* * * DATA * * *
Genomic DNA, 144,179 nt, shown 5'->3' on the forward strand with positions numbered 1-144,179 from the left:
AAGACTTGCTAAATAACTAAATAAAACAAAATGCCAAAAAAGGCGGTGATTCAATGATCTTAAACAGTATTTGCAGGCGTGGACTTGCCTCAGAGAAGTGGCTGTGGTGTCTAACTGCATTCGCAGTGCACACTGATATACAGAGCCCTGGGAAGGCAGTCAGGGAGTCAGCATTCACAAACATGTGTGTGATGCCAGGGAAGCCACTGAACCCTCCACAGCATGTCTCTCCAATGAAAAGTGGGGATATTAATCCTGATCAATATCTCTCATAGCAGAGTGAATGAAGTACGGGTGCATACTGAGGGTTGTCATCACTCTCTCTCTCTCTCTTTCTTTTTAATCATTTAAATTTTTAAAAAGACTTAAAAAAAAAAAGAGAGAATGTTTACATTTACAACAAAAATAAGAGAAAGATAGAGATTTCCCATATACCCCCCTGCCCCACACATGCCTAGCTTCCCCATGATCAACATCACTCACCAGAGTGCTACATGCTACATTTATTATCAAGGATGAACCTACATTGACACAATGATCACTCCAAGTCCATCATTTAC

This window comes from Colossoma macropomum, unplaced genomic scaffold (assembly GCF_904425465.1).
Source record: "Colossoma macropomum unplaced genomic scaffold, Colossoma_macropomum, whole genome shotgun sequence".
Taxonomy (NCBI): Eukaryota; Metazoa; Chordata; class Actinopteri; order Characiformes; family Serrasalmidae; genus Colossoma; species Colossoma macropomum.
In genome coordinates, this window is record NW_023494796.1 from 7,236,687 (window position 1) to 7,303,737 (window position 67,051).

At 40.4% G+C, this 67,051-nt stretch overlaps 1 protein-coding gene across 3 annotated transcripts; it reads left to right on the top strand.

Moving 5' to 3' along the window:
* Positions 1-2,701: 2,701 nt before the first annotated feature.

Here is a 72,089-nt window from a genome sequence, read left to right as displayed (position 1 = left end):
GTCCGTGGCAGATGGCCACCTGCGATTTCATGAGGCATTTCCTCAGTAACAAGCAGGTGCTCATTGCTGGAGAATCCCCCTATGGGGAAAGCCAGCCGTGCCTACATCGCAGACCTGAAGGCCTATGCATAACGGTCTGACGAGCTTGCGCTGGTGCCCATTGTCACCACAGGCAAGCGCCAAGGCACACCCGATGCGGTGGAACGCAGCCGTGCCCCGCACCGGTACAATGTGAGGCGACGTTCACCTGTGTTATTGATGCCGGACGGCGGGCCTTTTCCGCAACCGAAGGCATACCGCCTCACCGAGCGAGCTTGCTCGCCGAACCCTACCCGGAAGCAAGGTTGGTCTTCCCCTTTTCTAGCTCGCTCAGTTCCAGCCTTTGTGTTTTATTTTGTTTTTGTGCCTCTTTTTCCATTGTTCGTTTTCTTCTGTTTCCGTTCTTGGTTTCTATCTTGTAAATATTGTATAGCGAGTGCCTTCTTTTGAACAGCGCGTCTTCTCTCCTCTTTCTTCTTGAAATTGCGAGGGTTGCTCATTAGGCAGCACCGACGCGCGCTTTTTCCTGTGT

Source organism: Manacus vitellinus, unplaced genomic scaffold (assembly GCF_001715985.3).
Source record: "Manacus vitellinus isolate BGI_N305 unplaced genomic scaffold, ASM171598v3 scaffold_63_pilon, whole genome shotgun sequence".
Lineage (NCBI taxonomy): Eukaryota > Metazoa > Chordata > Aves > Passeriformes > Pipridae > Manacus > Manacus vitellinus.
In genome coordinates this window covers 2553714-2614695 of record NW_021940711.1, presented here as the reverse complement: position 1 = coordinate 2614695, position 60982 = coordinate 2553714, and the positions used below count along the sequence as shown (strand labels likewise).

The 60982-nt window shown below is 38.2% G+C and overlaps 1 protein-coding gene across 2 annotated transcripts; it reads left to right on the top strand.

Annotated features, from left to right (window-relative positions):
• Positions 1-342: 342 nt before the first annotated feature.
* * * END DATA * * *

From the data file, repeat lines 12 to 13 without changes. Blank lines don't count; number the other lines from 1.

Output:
Source organism: Manacus vitellinus, unplaced genomic scaffold (assembly GCF_001715985.3).
Source record: "Manacus vitellinus isolate BGI_N305 unplaced genomic scaffold, ASM171598v3 scaffold_63_pilon, whole genome shotgun sequence".